With an aim to create take off thrust for sale of ailing Air India, the Government on 27th January, 2020 (re)invited bids for a 100% stake in the company. The deal has now been sweetened after taking experience from the 2018 preliminary information memorandum (PIM) for inviting expression of interest for strategic disinvestment of Air India Limited which offered bidders a 76% stake in Air India including AI’s shareholding interest in the subsidiaries AIXL and AISATS. The debt-laden carrier has a 127-aircraft strong fleet that controls 50.64% of the International market share when clubbed with AIXL, among Indian carriers. Air India currently serves 42 international destinations. The government has set 17 March 2020 as the last date for submission of Expression of Interests.

The 2020 PIM has now provided for the following sweeteners:

1. Offer to bidders a 100% stake including AI’s shareholding interest in AIXL and AISATS. This offer will make Air India boardroom free of any government interference.

2. The revised offer has done away with most of the debt leaving the new owners with just Rs 23,286 crore debt. The debt left with the company is on account of 82 aircraft purchased by AI. AIXL, the subsidiary that will be sold along with AI, too has liabilities worth Rs 25,000 crore. Of these, the new buyers will take over only Rs 9,700 crore which will be adjusted to ensure that there are assets against them. The government will also take other liabilities, if any, arising on account of income tax, customs duty, and service tax. This is a very subtle but attractive move from the Government as compared to 2018 offer where it was offered that the existing debt and liabilities of AI and AIXL as on 31st March 2017 be reallocated and it is expected that debt and liabilities, including net current liabilities, remain with AI and AIXL and this was resulting in the new owners of the airline would have to carry on a huge debt on their backs for more than Rs 60,000 crore.

3. The company employs 17,984 people that have not been paid for quite a while now and for this now it is proposed that the government will clear the salary dues before the proposed transaction is completed. Further, the confirmed selected bidder shall ensure that 3% of the equity shares of the company acquired (or the special purpose vehicle in case investment in Air India is made through a special purpose vehicle) are offered to the permanent employees of AI as per terms of an ESOP. The detailed terms and conditions of ESOP would be provided at the RFP stage.

4. Under the 2018 offer, bidders were required to have a net worth of Rs 5,000 crore and positive Profit After Tax in at least three of the immediately preceding five financial years from the EOI Deadline. The new offer has relaxed the net worth requirement to Rs 3,500 crore, and PAT finds no mention.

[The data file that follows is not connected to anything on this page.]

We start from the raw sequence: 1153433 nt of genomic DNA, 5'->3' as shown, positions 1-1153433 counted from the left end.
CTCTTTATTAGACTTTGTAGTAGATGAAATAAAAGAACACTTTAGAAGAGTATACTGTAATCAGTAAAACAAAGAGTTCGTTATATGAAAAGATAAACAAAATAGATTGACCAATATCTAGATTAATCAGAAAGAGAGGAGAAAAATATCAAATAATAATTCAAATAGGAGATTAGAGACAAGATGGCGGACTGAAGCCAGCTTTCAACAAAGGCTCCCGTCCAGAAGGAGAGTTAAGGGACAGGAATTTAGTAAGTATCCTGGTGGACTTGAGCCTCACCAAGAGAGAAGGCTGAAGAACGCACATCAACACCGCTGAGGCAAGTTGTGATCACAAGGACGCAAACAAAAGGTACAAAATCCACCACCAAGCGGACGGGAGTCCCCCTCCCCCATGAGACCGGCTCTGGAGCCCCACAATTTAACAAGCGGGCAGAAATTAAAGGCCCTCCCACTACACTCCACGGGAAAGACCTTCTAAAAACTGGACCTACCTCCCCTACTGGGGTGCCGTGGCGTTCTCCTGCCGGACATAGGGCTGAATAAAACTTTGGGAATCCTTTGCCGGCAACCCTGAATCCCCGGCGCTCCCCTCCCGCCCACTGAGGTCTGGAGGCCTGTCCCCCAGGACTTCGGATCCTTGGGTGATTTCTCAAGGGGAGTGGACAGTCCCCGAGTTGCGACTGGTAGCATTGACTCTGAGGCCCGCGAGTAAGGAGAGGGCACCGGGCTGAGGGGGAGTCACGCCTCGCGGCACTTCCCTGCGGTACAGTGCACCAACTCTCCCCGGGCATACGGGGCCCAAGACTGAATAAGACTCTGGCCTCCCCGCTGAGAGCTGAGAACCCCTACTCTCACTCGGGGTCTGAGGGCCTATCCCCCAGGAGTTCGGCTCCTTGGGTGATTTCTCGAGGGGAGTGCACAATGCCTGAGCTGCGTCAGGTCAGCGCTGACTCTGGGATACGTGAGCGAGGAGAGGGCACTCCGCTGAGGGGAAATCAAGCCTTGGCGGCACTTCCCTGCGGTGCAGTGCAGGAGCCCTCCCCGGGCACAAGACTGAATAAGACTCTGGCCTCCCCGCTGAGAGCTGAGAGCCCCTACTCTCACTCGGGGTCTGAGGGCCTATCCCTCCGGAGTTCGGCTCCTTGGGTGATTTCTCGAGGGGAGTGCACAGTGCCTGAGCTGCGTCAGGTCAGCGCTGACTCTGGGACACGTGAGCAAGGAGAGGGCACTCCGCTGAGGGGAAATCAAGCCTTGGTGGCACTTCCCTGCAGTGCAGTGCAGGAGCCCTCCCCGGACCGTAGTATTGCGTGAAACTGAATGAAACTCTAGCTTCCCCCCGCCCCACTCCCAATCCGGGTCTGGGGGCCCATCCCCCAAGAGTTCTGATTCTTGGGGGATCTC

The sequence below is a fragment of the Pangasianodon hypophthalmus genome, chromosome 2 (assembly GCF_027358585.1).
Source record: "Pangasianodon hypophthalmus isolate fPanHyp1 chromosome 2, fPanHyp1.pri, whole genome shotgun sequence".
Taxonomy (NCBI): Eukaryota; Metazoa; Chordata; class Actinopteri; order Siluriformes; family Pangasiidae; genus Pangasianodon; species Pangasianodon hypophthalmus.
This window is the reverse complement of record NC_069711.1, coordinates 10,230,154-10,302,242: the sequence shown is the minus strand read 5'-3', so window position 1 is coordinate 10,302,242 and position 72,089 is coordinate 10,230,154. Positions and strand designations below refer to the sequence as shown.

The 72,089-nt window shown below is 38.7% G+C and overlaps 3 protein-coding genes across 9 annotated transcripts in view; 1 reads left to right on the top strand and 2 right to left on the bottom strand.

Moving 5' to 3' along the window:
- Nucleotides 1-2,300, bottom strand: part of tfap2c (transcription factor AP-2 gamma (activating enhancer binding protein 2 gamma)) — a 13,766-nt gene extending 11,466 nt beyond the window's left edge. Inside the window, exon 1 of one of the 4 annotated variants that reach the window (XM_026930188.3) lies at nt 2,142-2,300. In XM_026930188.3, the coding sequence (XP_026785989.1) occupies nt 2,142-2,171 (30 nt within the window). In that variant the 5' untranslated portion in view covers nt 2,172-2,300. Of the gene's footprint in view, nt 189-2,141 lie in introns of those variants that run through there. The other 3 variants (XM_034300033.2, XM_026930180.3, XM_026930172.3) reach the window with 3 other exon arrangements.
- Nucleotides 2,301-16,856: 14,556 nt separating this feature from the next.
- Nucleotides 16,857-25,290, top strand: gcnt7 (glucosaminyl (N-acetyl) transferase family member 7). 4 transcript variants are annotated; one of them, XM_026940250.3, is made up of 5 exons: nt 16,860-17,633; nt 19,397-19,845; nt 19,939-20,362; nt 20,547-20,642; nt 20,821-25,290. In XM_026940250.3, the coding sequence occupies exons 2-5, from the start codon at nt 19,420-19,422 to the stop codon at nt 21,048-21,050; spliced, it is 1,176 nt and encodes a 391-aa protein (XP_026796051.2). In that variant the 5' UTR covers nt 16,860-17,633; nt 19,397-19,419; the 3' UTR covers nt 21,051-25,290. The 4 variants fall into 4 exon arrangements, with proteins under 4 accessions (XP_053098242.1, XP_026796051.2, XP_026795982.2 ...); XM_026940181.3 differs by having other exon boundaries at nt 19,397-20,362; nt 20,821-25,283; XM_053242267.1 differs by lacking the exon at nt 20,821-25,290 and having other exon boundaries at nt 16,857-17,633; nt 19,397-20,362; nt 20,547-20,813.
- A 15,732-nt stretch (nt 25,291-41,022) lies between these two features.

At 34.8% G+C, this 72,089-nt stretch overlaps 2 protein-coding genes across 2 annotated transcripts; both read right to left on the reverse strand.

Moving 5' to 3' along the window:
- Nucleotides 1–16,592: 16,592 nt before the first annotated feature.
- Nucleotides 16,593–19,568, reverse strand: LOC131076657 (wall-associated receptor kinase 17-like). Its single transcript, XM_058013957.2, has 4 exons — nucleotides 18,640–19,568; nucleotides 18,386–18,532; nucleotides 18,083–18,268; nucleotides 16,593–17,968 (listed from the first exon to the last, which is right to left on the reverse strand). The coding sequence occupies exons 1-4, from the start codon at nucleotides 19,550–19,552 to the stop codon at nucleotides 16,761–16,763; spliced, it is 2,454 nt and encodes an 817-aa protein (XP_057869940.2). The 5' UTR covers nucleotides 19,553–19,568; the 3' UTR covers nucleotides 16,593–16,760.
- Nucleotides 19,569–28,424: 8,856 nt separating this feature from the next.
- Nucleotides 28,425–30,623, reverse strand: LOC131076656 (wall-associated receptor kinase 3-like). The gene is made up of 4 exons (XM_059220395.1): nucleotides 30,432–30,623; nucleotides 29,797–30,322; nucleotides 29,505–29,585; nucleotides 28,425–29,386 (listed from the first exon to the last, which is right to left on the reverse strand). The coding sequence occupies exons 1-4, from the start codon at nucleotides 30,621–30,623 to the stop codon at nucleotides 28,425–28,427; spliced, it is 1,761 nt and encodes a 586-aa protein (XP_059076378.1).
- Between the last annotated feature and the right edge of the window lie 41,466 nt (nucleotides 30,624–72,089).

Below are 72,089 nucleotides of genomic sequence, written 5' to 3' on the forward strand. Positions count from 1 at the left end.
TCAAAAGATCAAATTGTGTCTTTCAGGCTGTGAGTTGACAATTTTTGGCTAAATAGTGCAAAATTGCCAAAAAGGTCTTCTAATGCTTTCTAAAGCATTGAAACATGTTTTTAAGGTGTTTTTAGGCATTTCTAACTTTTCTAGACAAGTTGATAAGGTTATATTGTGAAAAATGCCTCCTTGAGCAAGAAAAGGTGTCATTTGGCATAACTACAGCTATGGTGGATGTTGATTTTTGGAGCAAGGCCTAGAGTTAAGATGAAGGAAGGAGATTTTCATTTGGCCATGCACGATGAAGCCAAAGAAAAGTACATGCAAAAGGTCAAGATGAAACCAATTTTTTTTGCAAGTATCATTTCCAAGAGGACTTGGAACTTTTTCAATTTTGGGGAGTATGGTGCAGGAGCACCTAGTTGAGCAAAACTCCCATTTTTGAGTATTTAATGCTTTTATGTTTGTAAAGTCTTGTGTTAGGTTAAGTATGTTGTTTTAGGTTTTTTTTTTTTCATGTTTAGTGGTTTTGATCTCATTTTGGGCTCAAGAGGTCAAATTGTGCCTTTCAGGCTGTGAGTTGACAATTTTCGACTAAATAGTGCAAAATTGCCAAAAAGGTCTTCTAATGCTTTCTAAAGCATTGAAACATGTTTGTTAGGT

5. Under the new offer minimum stake for an entity in a consortium has been reduced to 10%, while the minimum stake of the lead member in a consortium has also been reduced to 26% making it easier for entities to tie-up and submit an EOI.

6. In the 2018 document, the lock-in period was kept at three years, which has been relaxed now. The lock-in period has been brought down to one year post the completion of the proposed transaction, i.e. AI or AIXL, as the case may be, shall not transfer, dispose-off and /or create any encumbrance on, any assets owned by AI and AIXL, as the case may be.

7. Following the divestment, majority ownership and effective control of the national carrier must remain with an Indian entity, in accordance with the country’s rules governing foreign direct investment. Foreign entities including foreign airlines can own only up to 49% stake in domestic airlines.

8. Selected bidder shall ensure that the company continues using the “Air India” brand.

Though the above PIM has got pat on back from various corners but even the revised PIM is not all set to create that required thrust for reasons which are catacomb within the bid document. For instance, the market has now moved from owning aircraft to leasing them and owning these aircraft has largely been one of the reason that Air India has many old aircraft in its fleet which it has not being able to replace them for newer aircraft which are fuel-efficient and faster until recently when the company moved to the sale and leaseback model with their Boeing 787 purchases, and Air India’s newest A320neo aircraft, all 27 of them are on a lease.

In addition, currently, the government officials are only supposed to fly Air India, and the government is a major buyer from the airline. Once the sale happens, this condition will be waived and that is a chunk of business guaranteed to come to Air India going away. The slot utilisation is not the best for Air India, a company that really needs every bit of business it can get. Air India got the largest chunk of rights on Mumbai/Delhi to London Heathrow market when Jet Airways shut down, and they can fly another 21 flights per week between this sector which always has high demand, but they haven’t capitalised on this opportunity, giving it away to British Airways and Virgin to take the market. Further, as stated in PIM, the unused slots and the flying rights will stay with the airline for at least six months after the sale. It does not clarify whether the winning bidder will be allowed to trade in these rights.

The bidders thus need to watch out their deep pockets for the Maharaja’s business class !!

(The author of this write up is a Chartered Accountant and an Insolvency Professional. He can be reached at [email protected])

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May 2021